Brandon and Matt were new to each other, so we all were getting to know each other. One thing that I found endlessly entertaining was each author took turns riding shotgun. Matt called it first and then every time we got in the car, they would switch. This just killed me.

Matt Myklusch (l.) and Brandon Mull, friendly guys. Photo by Allie Lazar.

Brandon was touring in support of Beyonders: A World Without Hero and Fablehaven and Matt was speaking about his first two books, The Jack Blank Adventures, Accidental Heroes and The Secret War.
The kids loved their presentations. Each man spoke about not giving up on dreams. And both really stressed the importance of imagination. The 150 seventh and eighth graders really took this in as they sat intently listening. To have that many middle school students silent meant the message was clearly getting through.
Our last event of the week was Erica Perl on Saturday. Her newest book is When Life Gives You O.J. a charming book about a sixth grader, who has a “practice pet” made out of an orange juice container. The fun of this event was Erica herself. She’s an enthusiastic presenter who brings a lot of swag to give away. We had a practice pet parade (the local coffee shop saved several days of milk containers for us) and all the kids got prizes. Among the contestants were Lily, with her dog Purple Nose, whose skill was playing dead, so they won the prize for most dramatic. A young boy didn’t make a practice dog, but rather a rhino named LeRoy who won an award for best horns.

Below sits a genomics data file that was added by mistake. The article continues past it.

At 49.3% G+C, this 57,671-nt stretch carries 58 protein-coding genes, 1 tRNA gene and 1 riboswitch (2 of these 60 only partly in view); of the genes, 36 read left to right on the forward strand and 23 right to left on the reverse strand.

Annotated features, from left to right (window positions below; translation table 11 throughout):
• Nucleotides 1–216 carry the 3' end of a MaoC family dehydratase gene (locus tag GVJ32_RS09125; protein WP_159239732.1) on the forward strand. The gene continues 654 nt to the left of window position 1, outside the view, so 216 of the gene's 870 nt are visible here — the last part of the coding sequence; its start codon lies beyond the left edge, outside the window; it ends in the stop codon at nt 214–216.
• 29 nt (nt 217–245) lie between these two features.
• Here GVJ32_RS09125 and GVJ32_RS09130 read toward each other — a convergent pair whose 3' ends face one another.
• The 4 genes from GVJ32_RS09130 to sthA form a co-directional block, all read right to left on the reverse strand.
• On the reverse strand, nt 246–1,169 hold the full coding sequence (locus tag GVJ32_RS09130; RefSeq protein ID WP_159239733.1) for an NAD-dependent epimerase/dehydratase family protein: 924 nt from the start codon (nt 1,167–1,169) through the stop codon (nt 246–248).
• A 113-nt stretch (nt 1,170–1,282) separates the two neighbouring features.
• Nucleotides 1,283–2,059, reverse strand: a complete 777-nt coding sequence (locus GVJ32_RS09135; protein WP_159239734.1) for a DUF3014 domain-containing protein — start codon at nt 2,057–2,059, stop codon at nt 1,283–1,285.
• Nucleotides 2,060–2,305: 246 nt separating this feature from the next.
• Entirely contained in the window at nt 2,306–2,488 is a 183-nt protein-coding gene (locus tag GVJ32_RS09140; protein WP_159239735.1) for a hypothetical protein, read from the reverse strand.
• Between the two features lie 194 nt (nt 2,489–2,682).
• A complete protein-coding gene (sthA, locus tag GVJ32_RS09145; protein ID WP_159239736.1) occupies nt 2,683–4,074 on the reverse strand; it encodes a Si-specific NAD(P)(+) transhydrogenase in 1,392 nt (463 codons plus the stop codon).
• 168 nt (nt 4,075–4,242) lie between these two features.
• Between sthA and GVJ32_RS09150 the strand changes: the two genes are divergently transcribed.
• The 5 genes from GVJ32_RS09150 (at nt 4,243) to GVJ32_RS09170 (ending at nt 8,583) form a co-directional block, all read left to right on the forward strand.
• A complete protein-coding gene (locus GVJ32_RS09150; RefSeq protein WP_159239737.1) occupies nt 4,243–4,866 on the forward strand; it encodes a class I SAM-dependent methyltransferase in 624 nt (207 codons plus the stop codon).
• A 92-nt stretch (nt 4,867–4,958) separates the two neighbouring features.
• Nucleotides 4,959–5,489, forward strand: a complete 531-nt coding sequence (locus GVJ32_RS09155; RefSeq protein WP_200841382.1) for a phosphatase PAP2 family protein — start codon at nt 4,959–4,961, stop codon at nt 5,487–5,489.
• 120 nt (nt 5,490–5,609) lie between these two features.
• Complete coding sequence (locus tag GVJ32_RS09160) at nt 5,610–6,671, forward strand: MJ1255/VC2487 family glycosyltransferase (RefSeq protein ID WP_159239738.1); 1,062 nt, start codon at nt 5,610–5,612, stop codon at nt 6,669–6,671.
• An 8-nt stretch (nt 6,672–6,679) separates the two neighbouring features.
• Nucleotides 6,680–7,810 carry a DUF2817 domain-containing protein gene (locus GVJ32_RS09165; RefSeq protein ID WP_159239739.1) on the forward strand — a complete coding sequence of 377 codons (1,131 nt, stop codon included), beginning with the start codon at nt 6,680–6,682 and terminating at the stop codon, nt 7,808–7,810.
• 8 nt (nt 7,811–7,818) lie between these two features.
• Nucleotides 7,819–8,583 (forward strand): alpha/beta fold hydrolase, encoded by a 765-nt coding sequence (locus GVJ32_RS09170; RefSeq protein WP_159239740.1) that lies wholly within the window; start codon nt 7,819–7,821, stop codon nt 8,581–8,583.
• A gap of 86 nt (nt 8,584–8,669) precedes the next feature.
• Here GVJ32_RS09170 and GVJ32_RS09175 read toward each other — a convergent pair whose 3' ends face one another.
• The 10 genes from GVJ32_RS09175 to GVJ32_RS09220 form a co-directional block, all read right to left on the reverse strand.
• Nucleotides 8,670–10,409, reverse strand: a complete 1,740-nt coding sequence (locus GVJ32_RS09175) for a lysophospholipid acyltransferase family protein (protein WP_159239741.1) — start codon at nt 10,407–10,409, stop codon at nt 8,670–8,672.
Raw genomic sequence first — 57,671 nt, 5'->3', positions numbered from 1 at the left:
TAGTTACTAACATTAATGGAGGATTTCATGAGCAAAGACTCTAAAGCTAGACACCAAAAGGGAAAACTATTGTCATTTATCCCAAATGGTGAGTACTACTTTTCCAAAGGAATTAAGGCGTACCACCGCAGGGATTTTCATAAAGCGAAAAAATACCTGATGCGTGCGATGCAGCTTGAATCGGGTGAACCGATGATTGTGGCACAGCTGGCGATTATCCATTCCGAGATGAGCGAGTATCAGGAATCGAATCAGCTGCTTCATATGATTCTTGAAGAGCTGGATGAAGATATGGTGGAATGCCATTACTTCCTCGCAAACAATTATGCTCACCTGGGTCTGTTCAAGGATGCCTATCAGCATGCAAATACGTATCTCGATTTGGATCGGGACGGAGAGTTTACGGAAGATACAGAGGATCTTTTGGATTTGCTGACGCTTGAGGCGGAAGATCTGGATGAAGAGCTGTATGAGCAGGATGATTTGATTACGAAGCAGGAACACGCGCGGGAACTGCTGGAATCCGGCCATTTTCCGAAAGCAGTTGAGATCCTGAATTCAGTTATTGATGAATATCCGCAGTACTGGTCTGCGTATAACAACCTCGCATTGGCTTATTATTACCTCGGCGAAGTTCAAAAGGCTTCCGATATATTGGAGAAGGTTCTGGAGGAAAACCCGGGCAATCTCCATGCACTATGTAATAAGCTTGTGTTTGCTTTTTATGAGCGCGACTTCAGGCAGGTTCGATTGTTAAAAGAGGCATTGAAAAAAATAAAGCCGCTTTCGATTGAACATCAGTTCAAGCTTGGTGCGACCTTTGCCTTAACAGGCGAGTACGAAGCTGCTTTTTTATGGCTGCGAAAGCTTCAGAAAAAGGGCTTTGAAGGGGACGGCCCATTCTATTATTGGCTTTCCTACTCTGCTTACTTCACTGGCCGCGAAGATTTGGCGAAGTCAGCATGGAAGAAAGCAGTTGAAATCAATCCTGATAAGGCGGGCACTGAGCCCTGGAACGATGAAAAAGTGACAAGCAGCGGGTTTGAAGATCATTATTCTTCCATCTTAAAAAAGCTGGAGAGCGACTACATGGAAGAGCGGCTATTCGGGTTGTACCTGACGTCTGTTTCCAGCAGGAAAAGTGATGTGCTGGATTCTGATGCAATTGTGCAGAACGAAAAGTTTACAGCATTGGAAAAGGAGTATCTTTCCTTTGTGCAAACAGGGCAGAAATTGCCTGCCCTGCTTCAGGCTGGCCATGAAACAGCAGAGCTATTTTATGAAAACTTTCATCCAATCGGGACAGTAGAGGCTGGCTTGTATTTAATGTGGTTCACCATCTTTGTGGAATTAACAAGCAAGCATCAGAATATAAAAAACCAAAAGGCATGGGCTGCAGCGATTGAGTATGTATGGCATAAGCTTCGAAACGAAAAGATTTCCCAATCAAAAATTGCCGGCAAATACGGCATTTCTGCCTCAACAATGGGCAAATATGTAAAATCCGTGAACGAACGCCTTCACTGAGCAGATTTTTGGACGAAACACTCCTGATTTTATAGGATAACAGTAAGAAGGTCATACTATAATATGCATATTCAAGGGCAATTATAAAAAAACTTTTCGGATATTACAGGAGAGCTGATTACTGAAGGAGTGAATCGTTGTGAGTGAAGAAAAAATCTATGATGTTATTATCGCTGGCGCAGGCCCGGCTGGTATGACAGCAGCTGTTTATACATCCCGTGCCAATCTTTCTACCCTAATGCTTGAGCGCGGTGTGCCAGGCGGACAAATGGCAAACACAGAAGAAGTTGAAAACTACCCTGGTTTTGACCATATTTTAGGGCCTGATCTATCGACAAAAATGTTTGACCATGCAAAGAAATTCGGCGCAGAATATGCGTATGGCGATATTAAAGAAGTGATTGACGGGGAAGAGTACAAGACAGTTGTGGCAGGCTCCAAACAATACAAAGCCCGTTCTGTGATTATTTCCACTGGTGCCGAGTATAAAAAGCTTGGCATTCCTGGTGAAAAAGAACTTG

Perhaps the nicest moment of the whole event was Erica’s with a girl named Eva. This was Eva’s first-ever book signing and she took it very seriously. After I took her picture I asked  if I could use it in my Publishers Weekly blog. She exclaimed, “Oh, my, Publishers Weekly!” And then she turned to her grandmother and whispered, “What’s Publishers Weekly?” A great week of events ended with a laugh.

“Just Do What I Say”

Josie Leavitt - September 23, 2011

Yesterday, I had a very interesting and disturbing encounter with a customer service rep of a large distributor I do business with every day. As can happen, I inadvertently received a box intended for a Vermont library from my brand new Fed Ex driver. My co-worker called the distributor’s customer service number and asked that they send a call tag so the books could find their rightful home at the library.
I did not think this was a tough request. Apparently, I was wrong. Poor JP was so befuddled by the procedure that the distributor was recommending, she handed me the phone. I spoke with the rep, Christine, who was very pleasant, and she told me to either destroy or donate the books. I was confused. Destroy or donate perfectly good books? Why not just send them to the right place? Well, because these were library books, and had been prepared for that particular library, I was told it would be more cost-effective to just reprocess them than pay for the shipping.
So, now I’ve got a box of books intended for a specific library that the distributor will not help me get to them. So I took matters into my own hands. I called the librarian and explained the situation. Dave was really sweet and appreciative when I told him I would send him the books if he would reimburse me for shipping. He agreed, and I got the books ready to ship. I thought I was done.
Well, two hours later I got a call from Christine. She said they were sending a call tag for the books. I told her I’d already taken care of it and was getting the books to the librarian. She sounded mad when she said, “Just do I what I say. You should have waited.”
Waited for what? I was told to dispense with the books. I did. I got them back in the hands of the right person. She was furious. I’m still not sure why she was so mad. I did exactly what I was told to do, I got rid of the books. I have no idea if the library then called to cancel their order, but if the books were going to be free, did she have any right to be that mad?